The prolific 41-year-old was sacked last May ahead of Australia's two-Test tour of the Caribbean, with selectors contending he had suffered a "rapid" decline in form, reports CMC.
Chanderpaul said having not been given the opportunity to "retire properly" following a long career for the West Indies, sent a negative message to up-and-coming players.
"I wanted one last opportunity to play against Australia before signing off, but (I) can't do anything about it. Just want to put that behind me," Chanderpaul said here on Tuesday.
"I got the NOC to play in Masters Champions League after retiring from international cricket. Having played for so long, I feel I should have been treated well. If a player [like me] is treated like that, then think how the younger generation will be treated."
He added: "Being treated like ordinary school boys. Nobody would come and say that you like so and so. You are always treated that way. These things will happen."
Chanderpaul enjoyed an illustrious 164-Test career, garnering 11 867 runs at an average of 51, with 30 centuries. His stellar record left him second on the all-time West Indies run-scorers list behind former batting star Brian Lara with 11 953 runs.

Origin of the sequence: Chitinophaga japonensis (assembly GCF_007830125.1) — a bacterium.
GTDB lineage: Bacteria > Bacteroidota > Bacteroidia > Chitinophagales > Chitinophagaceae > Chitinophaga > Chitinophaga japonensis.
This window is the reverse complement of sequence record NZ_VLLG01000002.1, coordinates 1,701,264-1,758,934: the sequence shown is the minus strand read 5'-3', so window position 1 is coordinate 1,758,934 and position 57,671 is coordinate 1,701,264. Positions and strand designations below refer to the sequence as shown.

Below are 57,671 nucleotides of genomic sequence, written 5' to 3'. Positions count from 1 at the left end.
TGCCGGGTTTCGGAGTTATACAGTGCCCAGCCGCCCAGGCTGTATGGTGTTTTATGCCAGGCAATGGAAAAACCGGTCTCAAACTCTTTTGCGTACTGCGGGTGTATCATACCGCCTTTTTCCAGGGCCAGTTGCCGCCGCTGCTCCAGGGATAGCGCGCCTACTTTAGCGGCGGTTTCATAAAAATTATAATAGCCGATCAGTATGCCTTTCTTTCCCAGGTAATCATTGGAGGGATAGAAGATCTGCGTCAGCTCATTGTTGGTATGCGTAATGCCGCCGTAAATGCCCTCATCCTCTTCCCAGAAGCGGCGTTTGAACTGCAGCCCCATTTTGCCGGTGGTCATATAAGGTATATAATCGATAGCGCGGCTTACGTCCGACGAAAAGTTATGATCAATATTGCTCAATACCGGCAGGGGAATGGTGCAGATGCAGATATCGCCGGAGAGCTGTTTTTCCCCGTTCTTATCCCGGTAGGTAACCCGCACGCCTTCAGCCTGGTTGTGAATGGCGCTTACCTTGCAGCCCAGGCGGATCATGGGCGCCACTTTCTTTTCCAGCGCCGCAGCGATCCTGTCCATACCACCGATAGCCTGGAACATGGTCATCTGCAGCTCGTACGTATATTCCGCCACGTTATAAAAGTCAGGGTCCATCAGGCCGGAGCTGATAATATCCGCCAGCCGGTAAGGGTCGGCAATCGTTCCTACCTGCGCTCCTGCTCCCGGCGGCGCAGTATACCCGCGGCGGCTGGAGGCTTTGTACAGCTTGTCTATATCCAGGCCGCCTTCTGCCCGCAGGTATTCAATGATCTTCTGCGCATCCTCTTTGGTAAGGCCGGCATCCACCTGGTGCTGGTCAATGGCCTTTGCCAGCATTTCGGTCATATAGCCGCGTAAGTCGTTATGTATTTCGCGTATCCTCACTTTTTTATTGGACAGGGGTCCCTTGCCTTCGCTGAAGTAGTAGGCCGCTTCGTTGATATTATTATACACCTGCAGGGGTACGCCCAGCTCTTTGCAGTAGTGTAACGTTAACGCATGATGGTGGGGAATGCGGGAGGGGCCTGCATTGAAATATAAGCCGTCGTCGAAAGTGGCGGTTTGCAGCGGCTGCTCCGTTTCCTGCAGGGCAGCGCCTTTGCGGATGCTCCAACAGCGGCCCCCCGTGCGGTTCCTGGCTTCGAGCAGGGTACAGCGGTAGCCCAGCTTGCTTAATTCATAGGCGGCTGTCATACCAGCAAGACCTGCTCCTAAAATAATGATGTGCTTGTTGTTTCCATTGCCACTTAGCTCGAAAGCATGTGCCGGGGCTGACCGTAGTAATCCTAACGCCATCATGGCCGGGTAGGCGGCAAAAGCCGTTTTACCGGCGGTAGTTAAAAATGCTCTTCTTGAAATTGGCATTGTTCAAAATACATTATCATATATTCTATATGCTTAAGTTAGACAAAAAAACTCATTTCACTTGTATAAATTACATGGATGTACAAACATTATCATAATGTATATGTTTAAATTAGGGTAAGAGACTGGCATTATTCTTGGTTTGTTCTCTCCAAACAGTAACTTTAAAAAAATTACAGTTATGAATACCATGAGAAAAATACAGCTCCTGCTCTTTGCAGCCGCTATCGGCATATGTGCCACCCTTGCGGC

He suffered a run of low scores, however, managing 91 runs in three Tests on the 2014-15 tour of South Africa and 92 runs in a similar three-Test series during England's tour of the Caribbean last April.
In the two series prior, he compiled 270 runs in two Tests against Bangladesh without being dismissed and averaged 48 in three Tests against touring New Zealand.
Despite the dip in form, Chanderpaul believed he still had more Tests runs in him.
"I thought I could have gone on for a while, given more series and retired properly," the Guyanese explained.
He added: "It's been a great run throughout the two decades. I am thankful for all the opportunities I got. I enjoyed playing all the formats for that long."
Chanderpaul, who made his debut as a 19-year-old 22 years ago against England in his hometown Georgetown, said his career had been a rewarding one.
"It probably could have been better in some areas but my career has been great since I was a school kid. Then there were things you expect from certain people but sometimes you have to put things behind and look ahead," he noted.
"I don't know (if there are any regrets). I have always played the game with passion. I have enjoyed it. I don't know if I have any regrets."
Chanderpaul is here to play in the inaugural Masters Champions League where he will turn out for Gemini Arabians.
Lara is also participating in the tournament as captain of Leon Lions, with past stars such as Australian Adam Gilchrist, Muttiah Muralitharan and Jacques Kallis also involved.
"It's been great. All these guys from different part of the world are here and most of them are legends, some really good players and I am happy to play alongside them," said Chanderpaul.